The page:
Can't remember now if they deplaned the pax via steps - quite sure the chutes weren't used! - or towed it on stand . Runway was closed for a while - frustrating for us teenaged spotters!
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Old 13th Jun 2021, 12:52
  #126 (permalink)  
 
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The incident at Gatwick where the aircraft became unintentionally airborne is described in the latest issue of the Aviation Historian journal
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Old 13th Jun 2021, 16:41
  #127 (permalink)  
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Originally Posted by gcal View Post
I do remember the BCAL 1-11 doing braking trials at LGW into wind and with only an engineer at the controls. The one pilot had decided to take a seat in the pax cabin.
The aircraft took off and it was only a desperate scramble by the pilot back into the cockpit, which saved the day.
I heard but am not certain of the truth that the a/c ran out of fuel on the landing run.
I was at BCAL the day the 1-11 got airborne by mistake.
My recollections are:- they were cheching the steering after an incident at Jersey. There was a pilot and an engineer at the controls. They taxied all the way to "E" , the western end holding point, and asked to come back along the runway which the tower cleared them to do as long as they got a move on. This they did with a lot of power and at about 100 kts the aircraft rotated by itself and got airborne. There was only a few hundred kilos of fuel onboard and a quick circuit was carried out and the aircraft landed. The rear airstairs and a water drain mast were damaged due scraping the runway either on take off or landing.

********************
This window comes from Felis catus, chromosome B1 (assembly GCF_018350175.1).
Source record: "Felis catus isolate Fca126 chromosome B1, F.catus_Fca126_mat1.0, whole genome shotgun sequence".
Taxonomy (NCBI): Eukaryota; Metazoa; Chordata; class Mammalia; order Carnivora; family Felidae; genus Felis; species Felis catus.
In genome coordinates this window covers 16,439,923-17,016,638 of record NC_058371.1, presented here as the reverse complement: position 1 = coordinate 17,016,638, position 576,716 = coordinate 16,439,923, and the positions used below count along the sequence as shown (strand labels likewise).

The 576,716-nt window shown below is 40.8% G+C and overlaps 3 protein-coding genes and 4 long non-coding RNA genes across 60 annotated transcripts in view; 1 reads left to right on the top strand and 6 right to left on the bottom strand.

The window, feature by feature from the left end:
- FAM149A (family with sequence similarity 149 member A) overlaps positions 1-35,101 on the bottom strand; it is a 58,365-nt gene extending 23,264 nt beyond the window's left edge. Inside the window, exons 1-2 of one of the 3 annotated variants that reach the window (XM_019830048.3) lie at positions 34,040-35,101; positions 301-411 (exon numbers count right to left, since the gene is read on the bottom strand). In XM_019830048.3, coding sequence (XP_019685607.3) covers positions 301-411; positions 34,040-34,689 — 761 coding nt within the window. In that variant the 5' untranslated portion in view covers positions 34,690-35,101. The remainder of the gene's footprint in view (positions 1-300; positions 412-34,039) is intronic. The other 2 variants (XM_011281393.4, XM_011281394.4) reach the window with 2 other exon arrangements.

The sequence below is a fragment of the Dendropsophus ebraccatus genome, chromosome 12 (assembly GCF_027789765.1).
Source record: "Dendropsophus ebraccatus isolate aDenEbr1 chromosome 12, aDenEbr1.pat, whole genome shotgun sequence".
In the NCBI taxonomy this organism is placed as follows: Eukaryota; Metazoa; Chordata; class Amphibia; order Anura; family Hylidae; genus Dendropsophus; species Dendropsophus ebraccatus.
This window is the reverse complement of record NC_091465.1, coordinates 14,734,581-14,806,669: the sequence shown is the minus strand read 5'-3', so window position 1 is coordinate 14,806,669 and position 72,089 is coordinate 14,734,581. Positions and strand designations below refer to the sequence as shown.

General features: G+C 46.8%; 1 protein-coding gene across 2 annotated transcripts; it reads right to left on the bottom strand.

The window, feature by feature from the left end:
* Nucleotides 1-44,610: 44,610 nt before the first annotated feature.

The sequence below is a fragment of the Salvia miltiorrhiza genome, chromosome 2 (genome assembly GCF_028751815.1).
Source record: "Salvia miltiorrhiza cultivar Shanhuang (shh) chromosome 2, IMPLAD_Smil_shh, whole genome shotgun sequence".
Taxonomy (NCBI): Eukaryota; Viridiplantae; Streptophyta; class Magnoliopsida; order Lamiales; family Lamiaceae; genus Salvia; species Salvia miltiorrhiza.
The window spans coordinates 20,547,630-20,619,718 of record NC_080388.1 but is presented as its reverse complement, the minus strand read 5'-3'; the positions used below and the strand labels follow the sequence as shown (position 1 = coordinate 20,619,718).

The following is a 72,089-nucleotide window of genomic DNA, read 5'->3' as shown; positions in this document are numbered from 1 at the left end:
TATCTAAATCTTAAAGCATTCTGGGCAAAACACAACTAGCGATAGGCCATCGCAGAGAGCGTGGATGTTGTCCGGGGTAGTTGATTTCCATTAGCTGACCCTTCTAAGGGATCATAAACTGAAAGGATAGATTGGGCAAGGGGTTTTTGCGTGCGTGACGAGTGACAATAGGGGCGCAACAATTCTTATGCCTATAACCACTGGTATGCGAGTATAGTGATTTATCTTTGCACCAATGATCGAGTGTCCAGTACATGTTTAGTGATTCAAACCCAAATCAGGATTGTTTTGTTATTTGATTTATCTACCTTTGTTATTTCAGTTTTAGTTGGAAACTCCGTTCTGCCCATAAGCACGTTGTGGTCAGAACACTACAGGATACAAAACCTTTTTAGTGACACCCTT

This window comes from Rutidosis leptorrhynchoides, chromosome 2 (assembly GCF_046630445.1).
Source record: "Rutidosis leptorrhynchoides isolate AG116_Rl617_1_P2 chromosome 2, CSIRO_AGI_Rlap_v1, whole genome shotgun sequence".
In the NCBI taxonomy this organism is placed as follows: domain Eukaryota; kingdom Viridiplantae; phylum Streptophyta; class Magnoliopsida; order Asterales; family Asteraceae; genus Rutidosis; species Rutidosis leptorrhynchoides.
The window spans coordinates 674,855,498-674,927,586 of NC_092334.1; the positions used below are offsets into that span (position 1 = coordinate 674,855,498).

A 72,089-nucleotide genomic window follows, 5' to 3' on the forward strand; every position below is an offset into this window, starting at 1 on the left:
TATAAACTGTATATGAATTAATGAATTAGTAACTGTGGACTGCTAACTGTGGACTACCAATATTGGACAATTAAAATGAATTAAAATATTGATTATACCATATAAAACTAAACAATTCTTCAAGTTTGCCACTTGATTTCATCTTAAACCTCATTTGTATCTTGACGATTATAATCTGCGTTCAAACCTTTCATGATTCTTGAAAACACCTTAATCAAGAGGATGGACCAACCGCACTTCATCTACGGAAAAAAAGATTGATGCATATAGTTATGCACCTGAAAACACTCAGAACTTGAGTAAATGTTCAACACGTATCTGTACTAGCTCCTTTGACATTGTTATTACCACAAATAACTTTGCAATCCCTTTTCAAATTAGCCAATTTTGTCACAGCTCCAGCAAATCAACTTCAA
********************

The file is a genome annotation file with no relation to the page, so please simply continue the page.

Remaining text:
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Old 13th Jun 2021, 16:47
  #128 (permalink)  
 
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Aah yes,the BCal unplanned departure. The Captain was in the LHS for high-speed taxi trials after a tech defect was fixed with an engineer in the RHS - I can remember him telling me the story once upon a time (through clouds of tobacco smoke, I think), although seem to recall that he's sadly long passed. Lovely chap, and a privilege only realised later in life to have worked with more than a few of his era.

Right: the Dan-Air 1991 Newcastle programme:

737-400
Sat NCL-PMI-NCL DA2124/2125, NCL-LPA-NCL DA2138/2139
Sun NCL-LCA-NCL DA4352/4353
Mon NCL-FAO-NCL DA2146/2147, NCL-LCA-NCL DA2176/2177
Tue NCL-HER-NCL DA4368/4369, NCL-HER-NCL DA4326/4327
Wed NCL-PFO-NCL DA4348/4349
Thu NCL-FAO-STN DA4044/4019, STN-FAO-NCL DA4018/4045
Fri NCL-TFS-NCL DA4208/4209, NCL-LGW pos DA89NL

Thu RHO-NCL DA2117, DA4008/4009 NCL-LCA-NCL, DA4052/4053 NCL-ATH-NCL
Fri NCL-ZTH-NCL DA4300/4301, NCL-TFS-NCL DA2102/2103

727-200
Sat nil listed
Sun NCL-AGP-GLA DA2186/2231, GLA-AGP-NCL DA2230/2187, NCL-IBZ-NCL DA2128/2129
Mon NCL-CFU-NCL DA4358/4359, NCL-CFU-NCL DA4376/4377, NCL-CFU-NCL DA4366/4367 (left at 0030 Tue)
Tue nil listed
Wed NCL-RHO-NCL DA4380/4381
Thu NCL-MAH-GLA DA2158/2247, GLA-MAH-NCL DA2246/2159
Fri NCL-MLA-NCL DA2144/2145, NCL-CFU-NCL DA4042/4043

146-100
Sat NCL-LGW DA101 (which then went LGW-BRN-LGW and out to Berlin on Saturday night)
Sun LGW-NCL DA110 (after TXL-LGW-BRN-LGW-MAN-LGW scheduled services)